Weeks 57 through 60

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September and October have been the months of hikes. It’s been surprisingly warm during the day, though the evenings have been chilly. I’ve gone somewhere almost every weekend with friends, and I’ve watched the trees turn from green to gold to rust.

At the end of September, a friend with a car took us on a difficult hike to Cima Rocca. I’m not that accustomed to hiking, though I enjoy it quite a lot, and this hike was particularly difficult. It went at a fairly steep uphill the entire way, until the very end, at which point it became nearly a Via Ferrata style climb. That is to say, there was a metal guide cable, and you had to use your hands to scramble up the rocks.

It took around three hours to climb to the top, with your thighs and calves protesting the entire way, and just one hour to come down, with your knees complaining. As hard as it was, the view from the top was absolutely worth it (though it was a misty day). Not only that, but there were some cool old caves dug out from WWII along the way, and a great deal of fresh air. In the end, this was one of the hardest, but also one of the most fun hikes I have done.
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In October, I had the chance to visit Milan to meet the same friend who I met recently in Prague. Milan was… money. The city center was small in terms of area, but grandiose in terms of content. The cathedral was huge, the castle had a moat, and the shopping/fashion was so high-end, that the cheaper area was the one that had labels like Prada and Louis Vuitton. The expensive fashion district had clothes that looked like they had just come off a model– you know, the weird ones, that no normal human would ever wear.

Although I usually like visiting museums, the one in the castle somehow didn’t impress me. Maybe I’ve been spoiled by the world-class art in huge cities like Paris and Berlin. Overall, two days in the city were just enough for me to see everything, though if I was the shopping type, I’m sure I would have needed more.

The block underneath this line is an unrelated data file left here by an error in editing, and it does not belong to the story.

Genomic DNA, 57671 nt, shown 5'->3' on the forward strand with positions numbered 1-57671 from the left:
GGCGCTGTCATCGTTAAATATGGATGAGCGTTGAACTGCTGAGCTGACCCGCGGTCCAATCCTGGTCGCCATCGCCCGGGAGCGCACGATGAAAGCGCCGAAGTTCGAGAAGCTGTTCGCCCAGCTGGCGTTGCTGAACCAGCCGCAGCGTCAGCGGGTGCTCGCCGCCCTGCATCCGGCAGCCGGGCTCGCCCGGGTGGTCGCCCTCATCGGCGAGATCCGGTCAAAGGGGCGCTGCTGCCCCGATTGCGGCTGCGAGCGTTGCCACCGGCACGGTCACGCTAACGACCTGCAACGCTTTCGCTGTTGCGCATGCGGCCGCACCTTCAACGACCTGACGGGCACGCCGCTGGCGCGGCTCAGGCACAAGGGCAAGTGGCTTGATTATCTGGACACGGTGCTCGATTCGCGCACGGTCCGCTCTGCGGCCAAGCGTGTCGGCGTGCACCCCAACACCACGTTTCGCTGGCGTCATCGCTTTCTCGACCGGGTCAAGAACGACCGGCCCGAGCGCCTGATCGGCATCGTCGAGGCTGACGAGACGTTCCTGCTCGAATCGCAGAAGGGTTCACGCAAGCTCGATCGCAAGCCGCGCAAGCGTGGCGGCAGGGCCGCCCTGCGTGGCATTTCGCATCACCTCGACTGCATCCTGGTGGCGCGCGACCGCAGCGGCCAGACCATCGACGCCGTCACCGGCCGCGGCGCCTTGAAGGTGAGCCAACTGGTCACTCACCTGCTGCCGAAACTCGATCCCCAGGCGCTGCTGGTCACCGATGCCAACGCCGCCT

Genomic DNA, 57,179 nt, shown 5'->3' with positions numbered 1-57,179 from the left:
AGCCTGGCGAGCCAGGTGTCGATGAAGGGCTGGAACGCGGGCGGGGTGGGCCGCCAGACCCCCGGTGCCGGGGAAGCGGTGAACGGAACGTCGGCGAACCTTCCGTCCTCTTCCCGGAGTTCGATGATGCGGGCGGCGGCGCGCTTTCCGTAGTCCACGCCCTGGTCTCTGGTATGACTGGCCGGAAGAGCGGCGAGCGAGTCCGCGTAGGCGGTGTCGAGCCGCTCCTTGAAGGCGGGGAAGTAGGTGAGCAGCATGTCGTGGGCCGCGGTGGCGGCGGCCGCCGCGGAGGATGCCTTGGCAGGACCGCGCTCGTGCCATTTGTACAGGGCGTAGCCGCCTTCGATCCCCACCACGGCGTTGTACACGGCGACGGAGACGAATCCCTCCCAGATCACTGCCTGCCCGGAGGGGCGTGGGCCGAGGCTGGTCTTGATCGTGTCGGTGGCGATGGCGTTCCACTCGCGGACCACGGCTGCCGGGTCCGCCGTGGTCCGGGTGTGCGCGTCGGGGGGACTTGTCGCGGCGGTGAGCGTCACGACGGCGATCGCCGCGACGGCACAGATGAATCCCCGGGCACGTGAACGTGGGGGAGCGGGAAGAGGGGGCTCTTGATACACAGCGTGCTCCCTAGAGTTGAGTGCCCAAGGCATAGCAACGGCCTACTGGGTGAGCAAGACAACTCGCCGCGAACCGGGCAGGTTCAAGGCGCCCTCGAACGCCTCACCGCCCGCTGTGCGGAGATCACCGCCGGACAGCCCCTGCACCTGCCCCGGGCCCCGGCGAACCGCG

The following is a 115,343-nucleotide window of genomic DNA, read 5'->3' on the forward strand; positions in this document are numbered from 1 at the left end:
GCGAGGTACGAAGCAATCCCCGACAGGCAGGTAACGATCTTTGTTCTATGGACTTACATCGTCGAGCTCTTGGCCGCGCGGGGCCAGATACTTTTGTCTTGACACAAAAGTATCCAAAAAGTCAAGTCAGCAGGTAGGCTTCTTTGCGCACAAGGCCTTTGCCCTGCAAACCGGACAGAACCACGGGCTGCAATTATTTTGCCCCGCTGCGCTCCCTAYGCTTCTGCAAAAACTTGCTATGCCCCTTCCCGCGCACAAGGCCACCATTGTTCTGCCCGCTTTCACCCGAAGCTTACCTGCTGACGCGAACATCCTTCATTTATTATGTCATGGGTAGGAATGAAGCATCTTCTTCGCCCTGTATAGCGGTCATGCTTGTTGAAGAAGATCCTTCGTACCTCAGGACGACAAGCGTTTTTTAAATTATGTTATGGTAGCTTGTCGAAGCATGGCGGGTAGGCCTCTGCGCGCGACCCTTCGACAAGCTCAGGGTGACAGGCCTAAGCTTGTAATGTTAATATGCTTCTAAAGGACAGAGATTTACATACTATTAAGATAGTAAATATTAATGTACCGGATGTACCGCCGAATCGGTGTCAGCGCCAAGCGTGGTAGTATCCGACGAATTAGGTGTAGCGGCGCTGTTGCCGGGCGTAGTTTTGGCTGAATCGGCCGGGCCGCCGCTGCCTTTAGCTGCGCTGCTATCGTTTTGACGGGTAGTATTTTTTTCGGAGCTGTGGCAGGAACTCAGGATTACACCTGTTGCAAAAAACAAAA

The next weekend, I headed back to Saarbrücken (SB) to retrieve my bike, and visit my friends. After a 10 hour commute through lovely Austria, I found myself in Germany again.

I think I have a sort of love-hate relationship with SB. Although I am frustrated at the quality of schooling, I can now look back and realize that it was better than what I will see here this year, because there were many different professors to work with, and many different course offerings. In addition, SB has an amazing community of students. Everyone in the local program is studying the same thing, so you have a lot of people to work with, and a lot in common with those around you.

Here in Italy, I have found it difficult to integrate into the local community in the same way. Everyone in CIMeC is studying cognitive neuroscience together, so they share all the same classes and have the same interests. It’s possible that we have more in common than I think, but I don’t share any classes with them, so I wouldn’t know anyway. The computer science students in Povo also share all their classes, and by virtue of this, have also formed a tight knit community. Basically, I am rather on the periphery of what is going on here. So while my personal life here is good, my academic life is shitty.

Coming back to SB reminded me of everything I am missing out on.

I returned from SB feeling rather disappointed, but fortunately, a friend was coming to visit for a couple of days, which helped lift my spirits. We wanted to show her around some of the sights, so we headed back into the mountains. The first day was unfortunately misty again when we took a small trip an a hike just above Rovereto. The second day was a little clearer, and we headed up higher, up a windy road into the hills nearby, where we hiked through falling tree leaves, to the top of a large hill.

My friend only had a couple days with us, and once again, I had to say goodbye. One great thing about my master’s program is that I get to meet a whole ton of amazing international people. However, the entire experience is basically a revolving door of goodbyes, as people finish their masters and head back to their home countries, and you wonder all the while if you will ever see them ever again.

In any case, I had to bear my sadness on the move, because the next day we went on a trip with the university right back in the mountains, to Rio Novella. I stumbled through this trip, a bit tired after the last three days, but happy to chat with all the various international students from different departments. We went through apple orchards, to a really steep canyon, and through a gorge to a church on top of a cliff. You’re probably tired of hearing this– the views were amazing.